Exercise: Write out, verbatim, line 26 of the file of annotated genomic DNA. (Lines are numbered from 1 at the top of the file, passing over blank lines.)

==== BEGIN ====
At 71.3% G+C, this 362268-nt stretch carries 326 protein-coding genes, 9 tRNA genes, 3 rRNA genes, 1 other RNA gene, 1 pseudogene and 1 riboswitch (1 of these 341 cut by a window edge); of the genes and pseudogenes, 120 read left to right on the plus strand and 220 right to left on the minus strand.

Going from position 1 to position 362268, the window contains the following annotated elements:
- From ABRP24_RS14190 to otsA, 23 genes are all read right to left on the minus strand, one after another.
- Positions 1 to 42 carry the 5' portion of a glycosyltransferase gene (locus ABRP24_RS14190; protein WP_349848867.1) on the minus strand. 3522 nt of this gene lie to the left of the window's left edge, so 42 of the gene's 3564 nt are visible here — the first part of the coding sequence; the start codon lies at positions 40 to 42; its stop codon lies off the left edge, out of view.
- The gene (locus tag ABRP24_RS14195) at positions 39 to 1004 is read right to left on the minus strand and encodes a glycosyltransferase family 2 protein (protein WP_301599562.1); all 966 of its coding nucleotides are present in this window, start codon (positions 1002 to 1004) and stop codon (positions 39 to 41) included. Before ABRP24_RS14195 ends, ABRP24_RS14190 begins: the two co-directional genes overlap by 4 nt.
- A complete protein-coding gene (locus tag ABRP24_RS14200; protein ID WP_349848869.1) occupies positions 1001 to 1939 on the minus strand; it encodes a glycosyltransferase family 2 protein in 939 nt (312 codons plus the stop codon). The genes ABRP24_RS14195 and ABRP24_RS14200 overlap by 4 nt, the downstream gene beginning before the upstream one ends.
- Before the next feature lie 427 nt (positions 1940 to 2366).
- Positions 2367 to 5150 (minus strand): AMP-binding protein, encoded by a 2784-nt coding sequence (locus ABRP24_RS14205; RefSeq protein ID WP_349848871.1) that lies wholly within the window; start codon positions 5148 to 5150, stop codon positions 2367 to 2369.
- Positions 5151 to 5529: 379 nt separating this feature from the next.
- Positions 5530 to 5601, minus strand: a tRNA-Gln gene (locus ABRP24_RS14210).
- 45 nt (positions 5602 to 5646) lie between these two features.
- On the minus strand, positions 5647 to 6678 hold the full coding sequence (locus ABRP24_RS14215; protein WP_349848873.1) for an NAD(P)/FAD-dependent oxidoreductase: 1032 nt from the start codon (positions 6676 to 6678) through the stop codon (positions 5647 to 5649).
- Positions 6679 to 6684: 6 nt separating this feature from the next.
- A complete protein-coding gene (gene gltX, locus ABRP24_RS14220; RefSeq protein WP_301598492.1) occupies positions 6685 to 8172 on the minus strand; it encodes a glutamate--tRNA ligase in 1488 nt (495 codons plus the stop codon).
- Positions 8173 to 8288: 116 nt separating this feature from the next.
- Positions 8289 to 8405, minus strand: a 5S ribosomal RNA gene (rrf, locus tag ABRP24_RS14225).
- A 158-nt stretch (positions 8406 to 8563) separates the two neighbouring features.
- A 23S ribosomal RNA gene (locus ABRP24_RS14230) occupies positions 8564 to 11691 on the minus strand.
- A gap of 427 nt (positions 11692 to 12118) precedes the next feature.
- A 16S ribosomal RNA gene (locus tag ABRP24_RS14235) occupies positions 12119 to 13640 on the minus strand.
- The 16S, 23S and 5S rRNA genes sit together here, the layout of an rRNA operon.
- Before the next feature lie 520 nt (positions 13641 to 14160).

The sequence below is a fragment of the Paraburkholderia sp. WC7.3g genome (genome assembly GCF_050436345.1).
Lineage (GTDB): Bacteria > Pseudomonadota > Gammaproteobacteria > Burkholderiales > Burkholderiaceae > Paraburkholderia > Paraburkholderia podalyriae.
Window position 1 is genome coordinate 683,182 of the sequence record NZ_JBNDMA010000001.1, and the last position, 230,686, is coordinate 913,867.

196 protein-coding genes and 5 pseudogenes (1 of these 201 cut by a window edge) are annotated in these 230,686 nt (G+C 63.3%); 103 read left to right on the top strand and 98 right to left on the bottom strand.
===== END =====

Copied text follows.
196 protein-coding genes and 5 pseudogenes (1 of these 201 cut by a window edge) are annotated in these 230,686 nt (G+C 63.3%); 103 read left to right on the top strand and 98 right to left on the bottom strand.